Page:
Grace's Guide is the leading source of historical information on industry and manufacturing in Britain. This web publication contains 147,192 pages of information and 233,429 images on early companies, their products and the people who designed and built them.
Isaac Wilkinson (1695-1784) was an English industrialist, one of the founders of the iron industry and pioneer of the Industrial Revolution.
1695 May 6th. Wilkinson was baptised in Washington, then in County Durham. He was the fifth child of John Wilkinson and his wife, Margaret Thompson. His mother died soon after his birth and his father in 1704, leaving him to be brought up by his elder brother John, a wool merchant.
He seems to have received some basic education before being apprenticed a foundryman, probably at the nearby Swalwell Works. There, he established himself as a highly skilled iron-worker, able to demand high wages
Some time between 1721 and 1723, Wilkinson moved to Workington where he worked at the Little Clifton Furnace which produced cast iron by smelting with coal and with charcoal. Here Wilkinson operated as a specialist subcontractor to the furnace.
1727 November 9th. Described as iron-founder, he married Mary Johnson (d. 1786), daughter of Henry and Margaret Johnson of Briggham, Cumberland. She was a dissenter, and Wilkinson is henceforward referred to as a Presbyterian. Their seven children included the ironmasters John Wilkinson and William Wilkinson, and Mary (1743–1796), who later married the theologian and natural philosopher Joseph Priestley (1733–1804).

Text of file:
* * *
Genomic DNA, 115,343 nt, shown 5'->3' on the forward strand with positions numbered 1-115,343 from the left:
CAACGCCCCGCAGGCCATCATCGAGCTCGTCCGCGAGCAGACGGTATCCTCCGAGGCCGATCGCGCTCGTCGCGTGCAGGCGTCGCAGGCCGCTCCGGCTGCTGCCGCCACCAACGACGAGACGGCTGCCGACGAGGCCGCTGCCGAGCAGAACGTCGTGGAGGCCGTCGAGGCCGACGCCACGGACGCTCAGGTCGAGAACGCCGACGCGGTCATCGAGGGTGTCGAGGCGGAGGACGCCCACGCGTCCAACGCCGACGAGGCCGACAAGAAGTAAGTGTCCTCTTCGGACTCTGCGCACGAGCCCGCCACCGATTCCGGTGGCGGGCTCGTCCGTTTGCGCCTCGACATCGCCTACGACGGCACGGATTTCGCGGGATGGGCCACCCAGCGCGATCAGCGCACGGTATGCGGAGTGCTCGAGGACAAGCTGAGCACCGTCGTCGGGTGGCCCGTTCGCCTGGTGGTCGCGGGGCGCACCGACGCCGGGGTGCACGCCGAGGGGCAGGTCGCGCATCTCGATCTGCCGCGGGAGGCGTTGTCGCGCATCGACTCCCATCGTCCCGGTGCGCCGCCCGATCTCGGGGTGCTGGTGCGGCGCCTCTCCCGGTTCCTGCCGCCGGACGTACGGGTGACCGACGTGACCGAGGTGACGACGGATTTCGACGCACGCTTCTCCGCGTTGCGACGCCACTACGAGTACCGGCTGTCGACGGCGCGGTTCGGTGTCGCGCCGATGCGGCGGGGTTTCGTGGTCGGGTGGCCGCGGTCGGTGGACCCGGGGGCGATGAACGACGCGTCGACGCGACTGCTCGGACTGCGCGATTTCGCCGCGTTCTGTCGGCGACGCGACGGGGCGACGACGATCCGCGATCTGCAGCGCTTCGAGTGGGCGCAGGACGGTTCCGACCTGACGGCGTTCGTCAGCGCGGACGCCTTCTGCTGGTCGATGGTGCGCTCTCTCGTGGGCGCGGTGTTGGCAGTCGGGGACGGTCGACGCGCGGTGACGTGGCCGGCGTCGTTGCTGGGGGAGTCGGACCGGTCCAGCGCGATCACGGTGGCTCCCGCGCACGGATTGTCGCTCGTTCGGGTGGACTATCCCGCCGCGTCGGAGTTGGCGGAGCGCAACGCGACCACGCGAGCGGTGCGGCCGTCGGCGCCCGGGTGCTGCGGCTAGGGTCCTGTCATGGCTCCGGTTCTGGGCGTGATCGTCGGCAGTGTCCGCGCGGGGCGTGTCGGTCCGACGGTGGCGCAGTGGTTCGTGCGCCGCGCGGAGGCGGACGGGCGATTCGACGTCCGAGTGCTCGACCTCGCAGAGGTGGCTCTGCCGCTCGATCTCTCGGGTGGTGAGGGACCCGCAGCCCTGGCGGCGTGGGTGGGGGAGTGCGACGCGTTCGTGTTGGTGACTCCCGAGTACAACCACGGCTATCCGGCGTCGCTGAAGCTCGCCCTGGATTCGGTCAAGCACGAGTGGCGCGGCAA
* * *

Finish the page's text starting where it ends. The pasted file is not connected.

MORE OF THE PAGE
1735 He moved to Backbarrow Furnace, smelting with coke, buying iron from the firm and selling his own produce
1738 Age 43. He patented a cast box smoothing-iron though it is suspected that he already knew that it was invalid owing to prior art. He went into production in partnership with his brother John but indulged in "creative accounting" to cheat his brother of the profits and the partnership folded. By now, Isaac was living in Cartmel, enjoying several business interests, including the Lowwood Iron Co. However, the Lowwood project ended in litigation when the weakness of his patent emerged and he accused the enterprise of poaching workers from his other enterprises
1753 Wilkinson moved south to Bersham, near Wrexham in Wales. There he operated a furnace, the Bersham Ironworks, with his son John Wilkinson, Edward Blakeway and others. Wilkinson developed the business while maintaining his own subcontracted casting business.
Another patent in 1757 was for a blowing-engine for blast furnaces, using columns of water similar to the trempe system, though it is uncertain how effective it was. Blakeway was declared bankrupt in 1759, his shares passing to Mary Lee who married John Wilkinson in 1763. This gave the Wilkinsons control of Bersham and the business flourished.
Isaac patented a novel moulding process in 1758. Isaac's personal subcontract business was a source of continued tensions. Litigation against his partners, including his son, had started as early as 1762, being exacerbated by the slump in Bersham's business following the end of the Seven Years' War in 1763 when demand for armaments dried up.
Isaac moved to Bristol and John ended up as the owner of the Bersham works
Isaac became a foundryman in Bristol with involvement in the South Wales Dowlais Ironworks and Cyfarthfa Ironworks, and starting the Plymouth Ironworks with John Guest. Disputes with coal suppliers at Cyfarthfa led to further legal action but Isaac's finances were becoming precarious.
From the 1770s he was involved in further litigation, including, again, against his son John
1784 January 31st. He died in London but was probably buried at Bristol